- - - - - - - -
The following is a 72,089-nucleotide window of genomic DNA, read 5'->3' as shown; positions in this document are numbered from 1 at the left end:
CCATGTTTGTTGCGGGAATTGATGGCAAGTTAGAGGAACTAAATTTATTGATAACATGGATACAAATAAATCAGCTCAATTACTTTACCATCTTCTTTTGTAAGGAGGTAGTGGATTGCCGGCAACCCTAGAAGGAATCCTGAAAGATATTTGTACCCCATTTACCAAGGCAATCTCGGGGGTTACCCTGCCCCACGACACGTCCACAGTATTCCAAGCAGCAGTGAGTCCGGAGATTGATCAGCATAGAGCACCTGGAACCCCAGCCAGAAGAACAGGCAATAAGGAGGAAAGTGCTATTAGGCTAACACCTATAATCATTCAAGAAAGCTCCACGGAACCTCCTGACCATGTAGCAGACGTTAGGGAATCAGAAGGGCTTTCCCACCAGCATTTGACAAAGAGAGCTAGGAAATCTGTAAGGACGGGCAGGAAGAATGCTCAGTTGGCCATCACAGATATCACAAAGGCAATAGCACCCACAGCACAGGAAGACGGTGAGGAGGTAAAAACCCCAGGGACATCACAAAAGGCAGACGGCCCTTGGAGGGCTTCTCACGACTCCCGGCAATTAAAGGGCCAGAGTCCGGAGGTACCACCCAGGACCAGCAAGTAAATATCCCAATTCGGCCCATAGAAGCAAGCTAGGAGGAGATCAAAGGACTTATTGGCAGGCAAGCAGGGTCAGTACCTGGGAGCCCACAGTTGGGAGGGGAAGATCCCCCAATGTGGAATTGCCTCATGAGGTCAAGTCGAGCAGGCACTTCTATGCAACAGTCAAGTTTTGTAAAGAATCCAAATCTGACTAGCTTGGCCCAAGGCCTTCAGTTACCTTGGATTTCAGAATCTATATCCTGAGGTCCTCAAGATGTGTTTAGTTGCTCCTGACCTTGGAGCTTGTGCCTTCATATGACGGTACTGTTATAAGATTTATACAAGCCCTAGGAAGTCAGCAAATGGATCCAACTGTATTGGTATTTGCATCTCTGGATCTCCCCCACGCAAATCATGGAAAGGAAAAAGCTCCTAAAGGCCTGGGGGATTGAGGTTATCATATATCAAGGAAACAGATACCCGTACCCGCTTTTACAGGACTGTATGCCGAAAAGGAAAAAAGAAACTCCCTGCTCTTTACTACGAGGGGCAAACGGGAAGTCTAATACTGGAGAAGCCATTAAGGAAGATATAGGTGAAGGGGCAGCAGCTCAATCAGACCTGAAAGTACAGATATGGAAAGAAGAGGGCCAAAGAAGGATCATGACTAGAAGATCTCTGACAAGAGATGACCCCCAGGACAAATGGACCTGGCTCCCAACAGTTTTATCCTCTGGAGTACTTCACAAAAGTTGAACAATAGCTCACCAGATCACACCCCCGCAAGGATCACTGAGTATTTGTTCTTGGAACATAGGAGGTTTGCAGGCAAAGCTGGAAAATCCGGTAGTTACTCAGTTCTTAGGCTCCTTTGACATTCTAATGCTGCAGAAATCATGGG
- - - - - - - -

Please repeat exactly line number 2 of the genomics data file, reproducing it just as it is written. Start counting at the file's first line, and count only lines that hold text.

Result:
CCATGTTTGTTGCGGGAATTGATGGCAAGTTAGAGGAACTAAATTTATTGATAACATGGATACAAATAAATCAGCTCAATTACTTTACCATCTTCTTTTGTAAGGAGGTAGTGGATTGCCGGCAACCCTAGAAGGAATCCTGAAAGATATTTGTACCCCATTTACCAAGGCAATCTCGGGGGTTACCCTGCCCCACGACACGTCCACAGTATTCCAAGCAGCAGTGAGTCCGGAGATTGATCAGCATAGAGCACCTGGAACCCCAGCCAGAAGAACAGGCAATAAGGAGGAAAGTGCTATTAGGCTAACACCTATAATCATTCAAGAAAGCTCCACGGAACCTCCTGACCATGTAGCAGACGTTAGGGAATCAGAAGGGCTTTCCCACCAGCATTTGACAAAGAGAGCTAGGAAATCTGTAAGGACGGGCAGGAAGAATGCTCAGTTGGCCATCACAGATATCACAAAGGCAATAGCACCCACAGCACAGGAAGACGGTGAGGAGGTAAAAACCCCAGGGACATCACAAAAGGCAGACGGCCCTTGGAGGGCTTCTCACGACTCCCGGCAATTAAAGGGCCAGAGTCCGGAGGTACCACCCAGGACCAGCAAGTAAATATCCCAATTCGGCCCATAGAAGCAAGCTAGGAGGAGATCAAAGGACTTATTGGCAGGCAAGCAGGGTCAGTACCTGGGAGCCCACAGTTGGGAGGGGAAGATCCCCCAATGTGGAATTGCCTCATGAGGTCAAGTCGAGCAGGCACTTCTATGCAACAGTCAAGTTTTGTAAAGAATCCAAATCTGACTAGCTTGGCCCAAGGCCTTCAGTTACCTTGGATTTCAGAATCTATATCCTGAGGTCCTCAAGATGTGTTTAGTTGCTCCTGACCTTGGAGCTTGTGCCTTCATATGACGGTACTGTTATAAGATTTATACAAGCCCTAGGAAGTCAGCAAATGGATCCAACTGTATTGGTATTTGCATCTCTGGATCTCCCCCACGCAAATCATGGAAAGGAAAAAGCTCCTAAAGGCCTGGGGGATTGAGGTTATCATATATCAAGGAAACAGATACCCGTACCCGCTTTTACAGGACTGTATGCCGAAAAGGAAAAAAGAAACTCCCTGCTCTTTACTACGAGGGGCAAACGGGAAGTCTAATACTGGAGAAGCCATTAAGGAAGATATAGGTGAAGGGGCAGCAGCTCAATCAGACCTGAAAGTACAGATATGGAAAGAAGAGGGCCAAAGAAGGATCATGACTAGAAGATCTCTGACAAGAGATGACCCCCAGGACAAATGGACCTGGCTCCCAACAGTTTTATCCTCTGGAGTACTTCACAAAAGTTGAACAATAGCTCACCAGATCACACCCCCGCAAGGATCACTGAGTATTTGTTCTTGGAACATAGGAGGTTTGCAGGCAAAGCTGGAAAATCCGGTAGTTACTCAGTTCTTAGGCTCCTTTGACATTCTAATGCTGCAGAAATCATGGG